Easy Come, Easy Go

Whereas the diffusion of water molecules in the bulk liquid depends entirely on breaking hydrogen bonds, the diffusion of proton defects (i.e., an excess proton in acid or a proton deficit in base) is expedited by proton hopping across hydrogen bonds.  The details of this process are well understood in acid, and the process in base was believed to occur in analogous fashion. However, theoretical studies of hydroxide have given highly divergent predictions of solvation structures and diffusion rates, depending on the chosen recipe for such simulations: some predicted the traditionally expected solvation structures and some predicted the experimentally observed diffusion trends, but none do both. Now Seyit Kale, a graduate student in Prof. Judith Herzfeld’s group, has studied proton defects using the group’s recently developed LEWIS force field.[1] The LEWIS simulations obtain the correct relative diffusion rates with hydroxide solvation structures that are analogous to those of hydronium,[2] thereby supporting the traditional picture of the “proton hole”. The authors also catch and characterize proton transfer events, identifying similar “special pairs”[3] as the intermediates in both cases (see figure).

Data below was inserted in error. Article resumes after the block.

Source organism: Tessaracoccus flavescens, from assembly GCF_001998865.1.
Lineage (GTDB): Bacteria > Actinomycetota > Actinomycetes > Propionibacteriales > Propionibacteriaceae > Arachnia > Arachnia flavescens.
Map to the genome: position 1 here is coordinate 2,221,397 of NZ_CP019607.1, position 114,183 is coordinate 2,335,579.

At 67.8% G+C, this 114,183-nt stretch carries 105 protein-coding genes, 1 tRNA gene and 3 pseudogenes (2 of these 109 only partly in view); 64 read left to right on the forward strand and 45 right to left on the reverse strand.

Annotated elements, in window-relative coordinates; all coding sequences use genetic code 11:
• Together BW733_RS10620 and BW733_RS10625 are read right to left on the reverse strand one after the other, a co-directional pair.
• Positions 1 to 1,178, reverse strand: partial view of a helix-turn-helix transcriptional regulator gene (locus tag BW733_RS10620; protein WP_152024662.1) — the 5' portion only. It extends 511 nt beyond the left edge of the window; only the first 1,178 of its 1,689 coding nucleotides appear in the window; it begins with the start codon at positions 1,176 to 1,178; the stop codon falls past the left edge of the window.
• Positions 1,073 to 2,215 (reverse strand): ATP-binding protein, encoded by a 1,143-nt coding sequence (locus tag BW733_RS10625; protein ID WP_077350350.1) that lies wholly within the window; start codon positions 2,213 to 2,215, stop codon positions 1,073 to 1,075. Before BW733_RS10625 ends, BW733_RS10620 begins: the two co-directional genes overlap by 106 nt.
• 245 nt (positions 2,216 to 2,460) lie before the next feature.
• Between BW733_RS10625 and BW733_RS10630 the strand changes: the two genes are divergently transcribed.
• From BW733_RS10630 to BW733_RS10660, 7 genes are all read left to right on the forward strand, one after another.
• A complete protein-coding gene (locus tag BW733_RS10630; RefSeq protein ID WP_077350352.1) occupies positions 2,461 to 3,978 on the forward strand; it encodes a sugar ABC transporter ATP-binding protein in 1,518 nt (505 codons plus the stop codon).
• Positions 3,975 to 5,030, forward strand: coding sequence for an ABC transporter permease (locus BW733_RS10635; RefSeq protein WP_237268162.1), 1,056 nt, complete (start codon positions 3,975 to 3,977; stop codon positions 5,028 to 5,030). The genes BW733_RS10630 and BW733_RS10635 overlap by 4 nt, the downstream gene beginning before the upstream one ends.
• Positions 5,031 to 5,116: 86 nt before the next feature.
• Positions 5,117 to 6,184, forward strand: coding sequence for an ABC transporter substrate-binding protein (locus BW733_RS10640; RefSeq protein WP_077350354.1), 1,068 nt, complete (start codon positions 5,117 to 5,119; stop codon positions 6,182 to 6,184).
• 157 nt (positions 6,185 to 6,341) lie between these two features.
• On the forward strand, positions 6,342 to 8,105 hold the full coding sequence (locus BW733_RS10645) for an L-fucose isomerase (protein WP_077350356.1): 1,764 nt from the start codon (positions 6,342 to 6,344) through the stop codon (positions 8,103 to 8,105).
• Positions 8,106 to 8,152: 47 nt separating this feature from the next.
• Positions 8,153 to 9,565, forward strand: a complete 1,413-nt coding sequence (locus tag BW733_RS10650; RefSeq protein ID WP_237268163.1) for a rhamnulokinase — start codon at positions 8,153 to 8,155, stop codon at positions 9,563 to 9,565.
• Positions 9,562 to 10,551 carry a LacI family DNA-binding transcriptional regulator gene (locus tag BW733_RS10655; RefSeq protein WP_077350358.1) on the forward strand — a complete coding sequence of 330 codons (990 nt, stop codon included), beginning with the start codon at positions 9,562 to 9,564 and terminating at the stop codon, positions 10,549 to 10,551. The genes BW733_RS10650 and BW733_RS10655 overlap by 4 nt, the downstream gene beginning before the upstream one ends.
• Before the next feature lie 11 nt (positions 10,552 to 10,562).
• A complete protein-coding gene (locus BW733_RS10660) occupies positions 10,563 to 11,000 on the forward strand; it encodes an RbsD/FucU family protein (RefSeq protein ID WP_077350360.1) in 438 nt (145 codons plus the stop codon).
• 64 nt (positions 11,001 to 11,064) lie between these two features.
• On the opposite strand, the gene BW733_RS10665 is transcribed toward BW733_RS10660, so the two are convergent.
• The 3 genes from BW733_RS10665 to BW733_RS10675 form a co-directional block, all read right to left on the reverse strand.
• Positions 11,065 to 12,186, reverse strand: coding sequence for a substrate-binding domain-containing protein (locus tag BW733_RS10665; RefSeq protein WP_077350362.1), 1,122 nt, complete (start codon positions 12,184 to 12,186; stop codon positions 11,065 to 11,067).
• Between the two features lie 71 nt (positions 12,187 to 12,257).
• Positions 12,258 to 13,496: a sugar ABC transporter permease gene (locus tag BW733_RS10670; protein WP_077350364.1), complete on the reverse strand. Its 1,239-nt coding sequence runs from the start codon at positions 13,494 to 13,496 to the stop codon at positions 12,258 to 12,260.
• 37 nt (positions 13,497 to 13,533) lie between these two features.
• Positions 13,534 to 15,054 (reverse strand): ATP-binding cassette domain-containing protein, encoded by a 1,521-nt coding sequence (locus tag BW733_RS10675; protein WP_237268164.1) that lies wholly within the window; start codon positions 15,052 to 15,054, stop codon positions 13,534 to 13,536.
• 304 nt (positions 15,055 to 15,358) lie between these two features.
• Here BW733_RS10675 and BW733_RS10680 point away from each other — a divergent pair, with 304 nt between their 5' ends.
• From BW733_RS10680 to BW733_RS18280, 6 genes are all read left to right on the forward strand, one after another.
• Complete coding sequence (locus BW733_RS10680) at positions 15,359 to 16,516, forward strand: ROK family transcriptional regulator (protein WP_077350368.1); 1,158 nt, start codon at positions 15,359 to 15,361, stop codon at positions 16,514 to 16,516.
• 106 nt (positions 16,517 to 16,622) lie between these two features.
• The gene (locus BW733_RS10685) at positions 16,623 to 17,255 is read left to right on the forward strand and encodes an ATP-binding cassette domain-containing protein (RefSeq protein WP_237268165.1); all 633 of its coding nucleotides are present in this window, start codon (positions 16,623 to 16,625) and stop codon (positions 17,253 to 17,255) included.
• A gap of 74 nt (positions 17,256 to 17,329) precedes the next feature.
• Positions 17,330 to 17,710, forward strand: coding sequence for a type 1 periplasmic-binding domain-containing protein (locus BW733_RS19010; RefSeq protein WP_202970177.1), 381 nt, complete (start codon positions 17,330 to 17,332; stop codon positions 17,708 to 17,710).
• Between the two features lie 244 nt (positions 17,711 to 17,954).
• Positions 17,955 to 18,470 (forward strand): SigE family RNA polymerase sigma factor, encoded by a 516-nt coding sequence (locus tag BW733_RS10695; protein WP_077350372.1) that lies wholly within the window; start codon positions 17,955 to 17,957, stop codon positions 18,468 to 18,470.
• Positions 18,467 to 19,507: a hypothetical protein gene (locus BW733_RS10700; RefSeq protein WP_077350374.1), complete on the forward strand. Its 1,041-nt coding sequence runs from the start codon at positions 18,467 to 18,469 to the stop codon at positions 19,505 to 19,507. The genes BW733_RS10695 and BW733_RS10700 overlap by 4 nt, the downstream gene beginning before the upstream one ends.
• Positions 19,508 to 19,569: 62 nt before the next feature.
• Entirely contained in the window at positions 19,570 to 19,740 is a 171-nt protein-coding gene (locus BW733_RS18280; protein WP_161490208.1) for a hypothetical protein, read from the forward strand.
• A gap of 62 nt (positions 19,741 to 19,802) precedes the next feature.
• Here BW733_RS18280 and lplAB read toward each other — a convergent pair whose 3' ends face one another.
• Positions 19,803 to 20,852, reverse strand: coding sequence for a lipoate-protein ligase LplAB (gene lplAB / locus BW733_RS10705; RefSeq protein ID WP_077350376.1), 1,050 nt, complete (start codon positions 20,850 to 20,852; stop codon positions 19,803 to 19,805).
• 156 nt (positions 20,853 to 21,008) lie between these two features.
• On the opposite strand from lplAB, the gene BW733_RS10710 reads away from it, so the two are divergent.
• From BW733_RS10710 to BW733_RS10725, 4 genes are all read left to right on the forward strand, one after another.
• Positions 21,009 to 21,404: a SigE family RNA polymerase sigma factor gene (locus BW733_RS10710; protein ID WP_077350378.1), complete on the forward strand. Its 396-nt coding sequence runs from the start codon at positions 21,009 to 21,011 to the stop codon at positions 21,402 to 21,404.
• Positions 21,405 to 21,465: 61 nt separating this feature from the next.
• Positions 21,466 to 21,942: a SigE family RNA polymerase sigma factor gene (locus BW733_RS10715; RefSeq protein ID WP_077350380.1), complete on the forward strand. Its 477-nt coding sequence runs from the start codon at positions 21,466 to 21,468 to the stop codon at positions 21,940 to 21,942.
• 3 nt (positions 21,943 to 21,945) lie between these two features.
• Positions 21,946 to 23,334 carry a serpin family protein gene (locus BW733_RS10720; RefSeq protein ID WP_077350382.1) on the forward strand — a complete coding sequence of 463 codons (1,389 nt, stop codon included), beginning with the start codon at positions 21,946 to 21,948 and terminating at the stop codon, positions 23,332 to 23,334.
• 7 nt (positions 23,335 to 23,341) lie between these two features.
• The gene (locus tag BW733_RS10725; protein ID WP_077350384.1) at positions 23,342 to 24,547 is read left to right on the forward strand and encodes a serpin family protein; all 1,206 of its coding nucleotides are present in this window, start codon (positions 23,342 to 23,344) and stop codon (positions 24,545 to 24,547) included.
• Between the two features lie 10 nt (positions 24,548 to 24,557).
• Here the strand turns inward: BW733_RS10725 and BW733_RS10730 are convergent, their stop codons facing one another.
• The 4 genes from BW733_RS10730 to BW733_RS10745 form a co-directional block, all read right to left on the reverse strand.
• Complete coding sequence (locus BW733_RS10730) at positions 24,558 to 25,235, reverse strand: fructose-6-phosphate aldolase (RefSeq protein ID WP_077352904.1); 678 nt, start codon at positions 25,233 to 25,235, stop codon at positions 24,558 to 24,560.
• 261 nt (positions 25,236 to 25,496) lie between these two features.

[1]       S. Kale, J. Herzfeld, J. Chem. Phys. 2012, 136, 084109.
[2]       S. Kale, J. Herzfeld, Angew. Chem. Int. Edit. 2012 in press. DOI: 10.1002/anie.201203568.
[3]       O. Markovitch, H. Chen, S. Izvekov, F. Paesani, G. A. Voth, N. Agmon, J. Phys. Chem. B. 2008, 112, 9456-9466.


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